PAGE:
As geopolitical tensions between the East and West rise, sanctions and souring relations could have lasting impacts on business globally.
Pound takes a breather
The pound had a strong run in the first half of 2015, but it has started to slow in the last quarter. Economic data has been disappointing, especially from the manufacturing sector (in part because of the stronger pound).
Inflation has once again slipped back into negative territory for September, and back in April it fell below zero for the first time in 50 years. The combination of mixed data and concern about the slow down in global growth has led to a marked push back in the expected timing of a UK rate rise. As it stands we are looking to the middle of next year at the earliest, and some analysts are looking to 2017 for lift off.
Understandably, this has weakened the appetite for pounds. It is not all bad news, though – some data points are looking promising. For example, unemployment is holding at low levels and, crucially, earnings are still rising. This means that, at the moment, the UK is experiencing a bit of “joyflation” i.e. inflation is falling, wages are rising, and the economy is growing. Lower inflation is being attributed to falling commodities and fuel prices, and the sentiment is that this should turn around in the next six months. Assuming this sentiment is correct, we could see the pound waking from its slumber.
As has become typical in the run-up to a central bank policy shift, we’re being treated to a prolonged period of anticipation and debate which, in turn, drives the associated currency. This is true for the euro, and the ongoing “will they or won’t they” speculation on rate rises is adding more stimulus to the European Central Bank’s (ECB) asset purchase programme. The reasons for further stimulus are mainly falling inflation and the slow down in global activity, which will drag on the European recovery.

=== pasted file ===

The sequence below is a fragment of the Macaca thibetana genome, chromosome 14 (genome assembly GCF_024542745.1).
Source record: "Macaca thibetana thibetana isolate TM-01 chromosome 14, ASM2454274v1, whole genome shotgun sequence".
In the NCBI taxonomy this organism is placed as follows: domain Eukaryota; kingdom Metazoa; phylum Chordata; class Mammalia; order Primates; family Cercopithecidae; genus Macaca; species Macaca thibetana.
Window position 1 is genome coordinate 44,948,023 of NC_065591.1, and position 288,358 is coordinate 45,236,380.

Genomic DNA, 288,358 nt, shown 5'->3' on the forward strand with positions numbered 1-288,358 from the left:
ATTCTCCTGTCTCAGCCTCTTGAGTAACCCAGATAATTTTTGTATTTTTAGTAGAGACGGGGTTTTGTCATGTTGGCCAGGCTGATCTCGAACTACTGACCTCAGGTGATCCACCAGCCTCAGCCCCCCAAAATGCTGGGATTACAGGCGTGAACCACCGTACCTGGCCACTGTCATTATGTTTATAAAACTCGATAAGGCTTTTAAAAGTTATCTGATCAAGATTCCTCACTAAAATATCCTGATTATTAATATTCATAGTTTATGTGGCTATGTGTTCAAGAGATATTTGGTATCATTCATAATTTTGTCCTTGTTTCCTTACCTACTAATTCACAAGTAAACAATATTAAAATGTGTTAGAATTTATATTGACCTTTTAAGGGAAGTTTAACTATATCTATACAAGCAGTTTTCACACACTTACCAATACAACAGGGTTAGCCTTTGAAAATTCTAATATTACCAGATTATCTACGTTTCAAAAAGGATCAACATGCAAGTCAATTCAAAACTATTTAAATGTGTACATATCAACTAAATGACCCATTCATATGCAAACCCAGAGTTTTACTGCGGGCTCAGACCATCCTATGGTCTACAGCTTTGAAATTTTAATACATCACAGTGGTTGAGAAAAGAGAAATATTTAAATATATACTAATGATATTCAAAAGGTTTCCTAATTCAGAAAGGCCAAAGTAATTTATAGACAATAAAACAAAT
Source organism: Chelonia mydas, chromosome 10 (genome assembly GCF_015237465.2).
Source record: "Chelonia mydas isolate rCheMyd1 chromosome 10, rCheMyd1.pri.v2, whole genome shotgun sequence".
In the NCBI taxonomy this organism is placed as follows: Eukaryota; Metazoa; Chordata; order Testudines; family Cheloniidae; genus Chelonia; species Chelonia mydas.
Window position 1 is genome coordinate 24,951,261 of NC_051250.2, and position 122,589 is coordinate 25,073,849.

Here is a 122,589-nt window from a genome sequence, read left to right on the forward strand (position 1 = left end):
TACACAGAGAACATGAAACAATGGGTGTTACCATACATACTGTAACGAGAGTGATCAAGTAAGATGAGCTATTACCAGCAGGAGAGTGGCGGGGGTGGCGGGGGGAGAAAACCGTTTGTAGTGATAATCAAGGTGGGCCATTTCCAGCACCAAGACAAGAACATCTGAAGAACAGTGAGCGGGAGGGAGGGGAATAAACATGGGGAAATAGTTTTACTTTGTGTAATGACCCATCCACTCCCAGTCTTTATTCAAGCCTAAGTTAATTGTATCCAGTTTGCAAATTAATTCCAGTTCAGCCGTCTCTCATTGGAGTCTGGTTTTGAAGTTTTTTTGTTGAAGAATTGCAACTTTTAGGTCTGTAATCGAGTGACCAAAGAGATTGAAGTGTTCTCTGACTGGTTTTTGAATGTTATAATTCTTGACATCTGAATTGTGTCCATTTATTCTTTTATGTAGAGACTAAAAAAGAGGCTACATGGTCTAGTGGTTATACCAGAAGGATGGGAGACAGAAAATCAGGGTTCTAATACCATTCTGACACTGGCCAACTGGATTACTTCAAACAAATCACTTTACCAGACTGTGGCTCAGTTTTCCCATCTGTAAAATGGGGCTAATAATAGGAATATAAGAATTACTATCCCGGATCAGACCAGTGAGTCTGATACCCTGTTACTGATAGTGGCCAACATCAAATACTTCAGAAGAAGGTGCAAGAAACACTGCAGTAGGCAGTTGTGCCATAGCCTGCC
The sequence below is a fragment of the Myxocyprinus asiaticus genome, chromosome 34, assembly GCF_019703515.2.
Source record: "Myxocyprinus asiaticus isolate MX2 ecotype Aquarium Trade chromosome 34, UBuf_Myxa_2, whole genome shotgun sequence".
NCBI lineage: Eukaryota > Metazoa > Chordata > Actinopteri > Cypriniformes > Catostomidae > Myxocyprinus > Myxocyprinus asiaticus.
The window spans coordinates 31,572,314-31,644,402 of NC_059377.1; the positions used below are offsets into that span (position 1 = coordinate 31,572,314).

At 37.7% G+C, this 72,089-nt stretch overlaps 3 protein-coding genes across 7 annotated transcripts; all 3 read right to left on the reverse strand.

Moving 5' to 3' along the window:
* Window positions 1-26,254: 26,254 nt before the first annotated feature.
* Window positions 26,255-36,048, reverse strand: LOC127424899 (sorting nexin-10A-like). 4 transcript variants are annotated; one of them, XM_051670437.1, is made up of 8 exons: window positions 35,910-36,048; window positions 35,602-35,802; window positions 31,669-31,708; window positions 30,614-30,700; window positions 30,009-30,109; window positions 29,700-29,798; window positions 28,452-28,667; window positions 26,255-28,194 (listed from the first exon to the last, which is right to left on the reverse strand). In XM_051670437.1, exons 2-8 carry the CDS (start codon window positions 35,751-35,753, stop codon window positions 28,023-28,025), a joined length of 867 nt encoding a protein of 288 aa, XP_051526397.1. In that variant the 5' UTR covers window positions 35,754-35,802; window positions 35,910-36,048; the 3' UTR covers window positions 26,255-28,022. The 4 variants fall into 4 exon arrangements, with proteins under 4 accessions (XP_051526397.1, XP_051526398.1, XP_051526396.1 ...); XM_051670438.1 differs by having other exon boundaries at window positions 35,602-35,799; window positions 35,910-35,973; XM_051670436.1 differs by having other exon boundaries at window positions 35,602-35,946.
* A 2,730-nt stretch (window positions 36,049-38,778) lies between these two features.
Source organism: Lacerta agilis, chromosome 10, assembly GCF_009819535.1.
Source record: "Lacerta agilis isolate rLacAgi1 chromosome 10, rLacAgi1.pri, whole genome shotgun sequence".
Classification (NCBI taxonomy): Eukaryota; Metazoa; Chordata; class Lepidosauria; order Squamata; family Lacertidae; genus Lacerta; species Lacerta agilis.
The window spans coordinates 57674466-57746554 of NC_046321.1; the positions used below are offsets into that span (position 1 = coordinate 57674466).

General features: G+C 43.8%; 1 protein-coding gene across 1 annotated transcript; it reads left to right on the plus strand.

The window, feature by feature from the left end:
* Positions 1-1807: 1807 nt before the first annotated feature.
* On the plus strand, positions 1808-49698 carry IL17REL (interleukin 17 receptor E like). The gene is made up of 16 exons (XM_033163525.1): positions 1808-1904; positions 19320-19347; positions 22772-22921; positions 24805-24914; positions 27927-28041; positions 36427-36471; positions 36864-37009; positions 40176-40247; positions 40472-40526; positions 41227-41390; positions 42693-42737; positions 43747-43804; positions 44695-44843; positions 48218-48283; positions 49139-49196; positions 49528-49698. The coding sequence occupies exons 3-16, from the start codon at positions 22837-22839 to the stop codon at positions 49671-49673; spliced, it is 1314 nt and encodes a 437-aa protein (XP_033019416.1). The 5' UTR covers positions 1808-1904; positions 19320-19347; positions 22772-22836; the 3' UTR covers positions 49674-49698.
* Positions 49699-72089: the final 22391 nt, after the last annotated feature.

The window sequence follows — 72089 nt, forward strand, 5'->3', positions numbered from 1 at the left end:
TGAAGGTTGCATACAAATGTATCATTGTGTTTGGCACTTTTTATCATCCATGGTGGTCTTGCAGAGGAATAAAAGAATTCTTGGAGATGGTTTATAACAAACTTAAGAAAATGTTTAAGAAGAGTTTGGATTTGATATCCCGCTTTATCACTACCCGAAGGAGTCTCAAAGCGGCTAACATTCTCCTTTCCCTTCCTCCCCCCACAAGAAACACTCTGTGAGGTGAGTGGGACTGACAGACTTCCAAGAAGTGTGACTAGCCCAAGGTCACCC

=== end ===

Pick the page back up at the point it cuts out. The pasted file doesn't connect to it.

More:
Euro could be under pressure in months to come
The Volkswagen scandal has certainly not helped, and could also damage German growth. The ECB has a few options for increasing stimulus. It could: cut interest rates further into negative territory; add more volume to the existing programme by increasing the value of monthly purchases; or extend the programme beyond the September timeline provided.The last option is probably the most likely one, and should see the euro come under further pressure in the currency markets after a respite in the last month.
Fed still taking its sweet time with rate risesUS dollar trading remains in the vice-like grip of the US Federal Reserve. The Greenback performed strongly during most of the quarter, as traders bought dollars in expectation of the US central bank starting to raise interest rates in September. But further dovishness from the Federal Open Market Committee is now driving the dollar back to where we started in July.
The Federal Reserve’s change of heart stemmed from worries about the global economy – specifically China, where growth has slowed over the last two years as Chinese authorities attempt to steer the economy from investment-led to consumer-led. This is a bit like turning around a cargo ship: it can be done, but it takes a great deal of time and skill.
So far in 2015, we’ve seen a huge stock market bubble inflate and then pop, plus a major devaluation of the renminbi against the US dollar. Small wonder, then, that volatility across the financial markets has been high.
The Federal Reserve’s worry is that raising interest rates in such an environment would lead to further market dislocations, so it is pushing back the expected date of rate rises. March 2016 is now the markets’ best guess, but don’t be surprised if we don’t see anything from the Fed next year. For the dollar, that means the current relative strength against the pound and the euro is probably overdone. We can expect further dollar weakness as we head in to Christmas.
Emerging markets and commodities-based currencies brace themselvesEmerging market (EM) and commodities-based currencies will be closely tracking both developments in China and the US’s clues to its rate rise. The equity fallout from China heavily affected EM and commodities-based currencies, and the general consensus is that Chinese economic growth will continue to slow.
We’ve recently seen some recovery in these currencies from their low points, but the markets will have their daggers sharpened and ready for any signs of more Chinese weakness. In addition, a US rate rise is likely to hit EM and commodities-based currencies hard.